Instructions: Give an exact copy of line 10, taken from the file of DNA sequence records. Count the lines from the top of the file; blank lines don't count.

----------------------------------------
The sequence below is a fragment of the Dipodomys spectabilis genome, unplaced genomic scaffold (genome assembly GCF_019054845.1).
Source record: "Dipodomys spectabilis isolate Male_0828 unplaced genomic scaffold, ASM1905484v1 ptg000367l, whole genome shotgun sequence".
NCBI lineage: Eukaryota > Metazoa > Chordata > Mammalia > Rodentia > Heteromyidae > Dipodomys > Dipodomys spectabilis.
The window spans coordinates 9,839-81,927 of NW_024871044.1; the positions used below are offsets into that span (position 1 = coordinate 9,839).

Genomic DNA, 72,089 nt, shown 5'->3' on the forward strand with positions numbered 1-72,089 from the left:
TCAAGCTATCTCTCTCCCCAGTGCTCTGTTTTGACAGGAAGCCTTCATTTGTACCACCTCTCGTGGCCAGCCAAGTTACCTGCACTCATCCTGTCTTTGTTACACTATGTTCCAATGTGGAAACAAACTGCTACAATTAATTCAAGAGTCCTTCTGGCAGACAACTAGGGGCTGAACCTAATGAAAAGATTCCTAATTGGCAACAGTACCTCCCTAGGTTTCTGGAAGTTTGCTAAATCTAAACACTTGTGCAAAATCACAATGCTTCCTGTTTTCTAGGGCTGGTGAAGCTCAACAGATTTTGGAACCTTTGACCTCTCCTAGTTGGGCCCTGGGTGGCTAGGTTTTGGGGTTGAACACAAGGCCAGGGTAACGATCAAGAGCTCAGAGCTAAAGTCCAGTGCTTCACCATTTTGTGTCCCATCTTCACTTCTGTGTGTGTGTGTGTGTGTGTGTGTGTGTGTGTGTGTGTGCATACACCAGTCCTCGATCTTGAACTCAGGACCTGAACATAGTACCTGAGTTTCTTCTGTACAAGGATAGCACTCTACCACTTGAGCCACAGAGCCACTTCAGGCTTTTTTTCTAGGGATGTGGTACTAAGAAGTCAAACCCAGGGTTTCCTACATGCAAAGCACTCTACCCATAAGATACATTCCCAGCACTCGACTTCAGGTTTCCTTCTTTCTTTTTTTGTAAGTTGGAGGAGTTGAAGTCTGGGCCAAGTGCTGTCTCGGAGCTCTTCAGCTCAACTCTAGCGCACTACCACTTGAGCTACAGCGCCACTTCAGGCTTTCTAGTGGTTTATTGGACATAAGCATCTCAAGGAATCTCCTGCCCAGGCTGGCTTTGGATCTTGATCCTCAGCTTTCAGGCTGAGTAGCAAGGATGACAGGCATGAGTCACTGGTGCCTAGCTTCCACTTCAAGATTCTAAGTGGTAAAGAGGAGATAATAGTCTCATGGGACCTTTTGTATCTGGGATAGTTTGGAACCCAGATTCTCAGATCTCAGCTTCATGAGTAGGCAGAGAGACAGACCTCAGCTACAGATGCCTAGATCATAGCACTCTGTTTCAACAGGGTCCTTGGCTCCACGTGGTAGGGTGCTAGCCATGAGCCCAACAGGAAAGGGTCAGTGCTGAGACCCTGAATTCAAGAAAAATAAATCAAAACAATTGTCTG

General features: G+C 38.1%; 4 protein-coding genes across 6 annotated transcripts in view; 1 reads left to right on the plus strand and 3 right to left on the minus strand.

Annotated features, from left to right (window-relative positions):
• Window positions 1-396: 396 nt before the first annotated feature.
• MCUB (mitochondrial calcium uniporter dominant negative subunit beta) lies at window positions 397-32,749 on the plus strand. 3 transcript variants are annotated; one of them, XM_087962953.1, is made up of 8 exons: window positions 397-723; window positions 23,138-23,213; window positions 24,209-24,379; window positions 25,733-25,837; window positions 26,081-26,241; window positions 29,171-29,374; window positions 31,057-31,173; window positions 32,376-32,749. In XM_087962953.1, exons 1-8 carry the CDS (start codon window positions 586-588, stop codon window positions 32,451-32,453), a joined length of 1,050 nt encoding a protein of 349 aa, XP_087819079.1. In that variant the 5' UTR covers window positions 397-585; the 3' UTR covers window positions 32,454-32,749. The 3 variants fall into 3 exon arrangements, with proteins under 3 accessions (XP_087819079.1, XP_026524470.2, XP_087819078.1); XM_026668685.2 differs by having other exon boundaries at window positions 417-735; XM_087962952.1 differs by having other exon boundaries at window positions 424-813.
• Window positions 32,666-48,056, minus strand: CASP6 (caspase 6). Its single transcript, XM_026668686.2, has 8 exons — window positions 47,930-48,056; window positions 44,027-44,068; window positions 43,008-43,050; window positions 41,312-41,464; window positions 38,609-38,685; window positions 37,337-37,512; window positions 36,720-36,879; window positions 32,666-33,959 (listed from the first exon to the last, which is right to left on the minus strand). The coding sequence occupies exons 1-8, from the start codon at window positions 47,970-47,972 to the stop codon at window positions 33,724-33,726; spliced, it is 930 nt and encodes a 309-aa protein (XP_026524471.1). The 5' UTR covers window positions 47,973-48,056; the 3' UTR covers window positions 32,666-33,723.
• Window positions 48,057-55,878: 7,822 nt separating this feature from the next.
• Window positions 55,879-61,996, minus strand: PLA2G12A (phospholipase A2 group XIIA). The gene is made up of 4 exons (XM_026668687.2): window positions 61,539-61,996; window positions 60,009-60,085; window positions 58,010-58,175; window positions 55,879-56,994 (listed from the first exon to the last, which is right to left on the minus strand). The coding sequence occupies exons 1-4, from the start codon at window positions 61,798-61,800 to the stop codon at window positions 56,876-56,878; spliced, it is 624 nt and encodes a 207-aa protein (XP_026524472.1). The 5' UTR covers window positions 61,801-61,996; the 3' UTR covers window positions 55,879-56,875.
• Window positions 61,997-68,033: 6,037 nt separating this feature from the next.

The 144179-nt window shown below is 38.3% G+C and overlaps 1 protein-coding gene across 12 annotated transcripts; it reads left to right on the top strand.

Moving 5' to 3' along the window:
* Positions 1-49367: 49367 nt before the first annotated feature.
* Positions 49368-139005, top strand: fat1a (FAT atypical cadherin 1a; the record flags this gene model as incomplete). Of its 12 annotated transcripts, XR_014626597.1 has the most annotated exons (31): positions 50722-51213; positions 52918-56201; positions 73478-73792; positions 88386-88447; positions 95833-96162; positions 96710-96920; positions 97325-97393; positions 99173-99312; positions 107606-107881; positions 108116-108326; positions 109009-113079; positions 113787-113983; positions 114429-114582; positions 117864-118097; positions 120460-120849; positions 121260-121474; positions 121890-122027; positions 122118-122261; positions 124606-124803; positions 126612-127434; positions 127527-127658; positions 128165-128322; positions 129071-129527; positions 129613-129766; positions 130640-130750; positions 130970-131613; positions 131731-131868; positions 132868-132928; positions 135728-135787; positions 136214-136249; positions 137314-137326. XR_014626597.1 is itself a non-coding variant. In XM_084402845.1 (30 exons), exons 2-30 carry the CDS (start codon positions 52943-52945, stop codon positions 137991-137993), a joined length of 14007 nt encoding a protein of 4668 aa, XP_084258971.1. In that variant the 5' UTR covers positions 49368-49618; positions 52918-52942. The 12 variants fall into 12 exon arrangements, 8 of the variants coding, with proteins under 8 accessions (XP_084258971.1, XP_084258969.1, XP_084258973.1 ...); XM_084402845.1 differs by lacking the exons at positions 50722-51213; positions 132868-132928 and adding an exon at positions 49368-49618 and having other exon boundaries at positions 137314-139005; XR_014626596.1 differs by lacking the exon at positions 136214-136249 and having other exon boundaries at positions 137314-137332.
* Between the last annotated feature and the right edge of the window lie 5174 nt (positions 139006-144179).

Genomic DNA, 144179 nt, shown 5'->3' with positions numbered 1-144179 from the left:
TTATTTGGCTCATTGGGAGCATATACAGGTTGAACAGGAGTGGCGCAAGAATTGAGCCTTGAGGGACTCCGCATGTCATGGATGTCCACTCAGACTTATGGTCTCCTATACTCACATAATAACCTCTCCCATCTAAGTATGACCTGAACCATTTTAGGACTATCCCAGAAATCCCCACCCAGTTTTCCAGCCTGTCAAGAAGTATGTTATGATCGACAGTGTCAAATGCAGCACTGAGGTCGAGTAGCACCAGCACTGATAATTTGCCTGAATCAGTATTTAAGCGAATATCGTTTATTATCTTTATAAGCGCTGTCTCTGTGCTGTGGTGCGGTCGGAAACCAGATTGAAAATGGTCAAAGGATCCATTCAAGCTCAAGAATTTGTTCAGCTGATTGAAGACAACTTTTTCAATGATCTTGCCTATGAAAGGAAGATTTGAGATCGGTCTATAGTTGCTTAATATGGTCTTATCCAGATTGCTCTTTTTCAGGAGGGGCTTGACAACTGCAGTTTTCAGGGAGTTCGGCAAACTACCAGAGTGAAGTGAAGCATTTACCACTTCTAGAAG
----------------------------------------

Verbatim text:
• MCUB (mitochondrial calcium uniporter dominant negative subunit beta) lies at window positions 397-32,749 on the plus strand. 3 transcript variants are annotated; one of them, XM_087962953.1, is made up of 8 exons: window positions 397-723; window positions 23,138-23,213; window positions 24,209-24,379; window positions 25,733-25,837; window positions 26,081-26,241; window positions 29,171-29,374; window positions 31,057-31,173; window positions 32,376-32,749. In XM_087962953.1, exons 1-8 carry the CDS (start codon window positions 586-588, stop codon window positions 32,451-32,453), a joined length of 1,050 nt encoding a protein of 349 aa, XP_087819079.1. In that variant the 5' UTR covers window positions 397-585; the 3' UTR covers window positions 32,454-32,749. The 3 variants fall into 3 exon arrangements, with proteins under 3 accessions (XP_087819079.1, XP_026524470.2, XP_087819078.1); XM_026668685.2 differs by having other exon boundaries at window positions 417-735; XM_087962952.1 differs by having other exon boundaries at window positions 424-813.